High-density polyurethane concrete leveling is the most efficient, cost-effective, and environmentally-friendly way to raise and stabilize existing concrete slabs. Used extensively by DOTs for over 3 decades, polyurethane concrete leveling has been real-world tested under the toughest conditions.
Polyurethane offers many advantages compared to other concrete leveling methods. Some advantages include:
Provides excellent coverage (within 1/32 of an inch)
Repels water and will not shrink
Doesn't add stress to the concrete and maintains its structural integrity (due to 5/8" injection holes)
Has extreme lifting capability
Is lightweight compared to grout (125-250 lbs/yard versus 2,500 lbs/yard)
Sub-seals floors and waterproofs walls
Cost-effective and eco-friendly
What do we do?
If you have settling concrete slab, the soil underneath the concrete has settled and needs filling. Regardless of what is causing your settlement, we can lift and level sunken concrete slabs back to the desired height.
We Level Concrete and Underseal Concrete to Fill Voids and STOP settling. We UNDERSEAL and LEVEL Highways, Bridge Approaches, Sidewalks, Waterfalls, Runways, Taxiways, Garage Floors, Warehouse Floors, Industrial Floors, Loading Docks, Basement Floors, Patios, Court Yards, Planters, Stone Walls, AC Pads, Pool Decks, Schools, Pools, Concrete Slabs, Asphalt and Sun Rooms.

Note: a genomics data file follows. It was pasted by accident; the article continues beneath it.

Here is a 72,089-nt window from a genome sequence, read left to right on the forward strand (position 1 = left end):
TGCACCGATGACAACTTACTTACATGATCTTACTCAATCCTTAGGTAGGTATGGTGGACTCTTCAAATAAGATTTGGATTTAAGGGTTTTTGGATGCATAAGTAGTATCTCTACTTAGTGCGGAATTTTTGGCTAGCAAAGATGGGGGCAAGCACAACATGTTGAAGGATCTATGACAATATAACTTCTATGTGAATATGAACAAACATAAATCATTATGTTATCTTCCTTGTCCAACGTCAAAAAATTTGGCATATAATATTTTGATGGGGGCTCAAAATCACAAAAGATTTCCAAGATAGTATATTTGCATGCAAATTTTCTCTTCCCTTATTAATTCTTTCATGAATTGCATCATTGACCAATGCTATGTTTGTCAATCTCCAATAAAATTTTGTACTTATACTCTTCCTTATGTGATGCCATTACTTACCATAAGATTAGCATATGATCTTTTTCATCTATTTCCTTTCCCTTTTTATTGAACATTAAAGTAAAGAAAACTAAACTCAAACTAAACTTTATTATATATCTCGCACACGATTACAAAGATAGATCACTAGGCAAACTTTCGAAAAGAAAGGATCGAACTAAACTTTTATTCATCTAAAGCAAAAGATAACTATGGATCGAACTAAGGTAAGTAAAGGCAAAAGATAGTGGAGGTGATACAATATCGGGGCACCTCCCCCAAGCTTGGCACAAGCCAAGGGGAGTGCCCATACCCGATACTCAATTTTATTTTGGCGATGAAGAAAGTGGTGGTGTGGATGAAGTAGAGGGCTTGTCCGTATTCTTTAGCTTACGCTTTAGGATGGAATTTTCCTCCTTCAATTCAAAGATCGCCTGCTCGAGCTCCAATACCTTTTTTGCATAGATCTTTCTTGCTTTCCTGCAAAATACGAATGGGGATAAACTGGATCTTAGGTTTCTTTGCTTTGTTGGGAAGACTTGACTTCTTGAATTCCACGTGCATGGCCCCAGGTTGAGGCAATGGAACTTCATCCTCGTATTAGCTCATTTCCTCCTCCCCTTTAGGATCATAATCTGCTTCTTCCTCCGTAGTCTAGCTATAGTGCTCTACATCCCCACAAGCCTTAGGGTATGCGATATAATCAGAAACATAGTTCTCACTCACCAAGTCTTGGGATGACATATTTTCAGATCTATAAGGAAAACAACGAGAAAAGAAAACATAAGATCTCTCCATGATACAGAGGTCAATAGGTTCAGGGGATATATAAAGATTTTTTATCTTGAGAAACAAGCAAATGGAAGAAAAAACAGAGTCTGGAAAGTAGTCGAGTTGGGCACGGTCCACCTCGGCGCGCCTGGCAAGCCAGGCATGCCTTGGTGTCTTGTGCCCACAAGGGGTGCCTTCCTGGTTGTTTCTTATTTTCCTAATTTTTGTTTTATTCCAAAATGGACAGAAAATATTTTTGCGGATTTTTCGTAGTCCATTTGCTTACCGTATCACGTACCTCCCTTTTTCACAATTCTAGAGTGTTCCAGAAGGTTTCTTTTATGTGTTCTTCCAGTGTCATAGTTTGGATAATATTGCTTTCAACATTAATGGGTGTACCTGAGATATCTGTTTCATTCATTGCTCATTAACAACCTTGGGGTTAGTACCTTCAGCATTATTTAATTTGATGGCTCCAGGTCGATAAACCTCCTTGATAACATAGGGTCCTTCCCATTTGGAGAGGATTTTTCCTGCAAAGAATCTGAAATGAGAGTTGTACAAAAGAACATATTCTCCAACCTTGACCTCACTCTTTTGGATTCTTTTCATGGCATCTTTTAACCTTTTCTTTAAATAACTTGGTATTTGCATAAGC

We use GPR (ground penetrating radar) to quickly, safely and accurately locate subsurface voids. In addition to being used for slab lifting purposes, Ground Penetrating Radars can be used in landfills, streets, parking lots, cemeteries, bridges, and more.
Because we are committed to customer satisfaction and quality service, we are proud members of the Home Builders Association and the Better Business Bureau.
Our residential service area includes Missouri and Kansas. For commercial concrete leveling, we serve the following areas: Arkansas, Colorado, Florida, Georgia, Illinois, Iowa, Kansas, Kentucky, Louisiana, Minnesota, Mississippi, Missouri, Nebraska, Oklahoma, Tennessee, Texas, and South Carolina.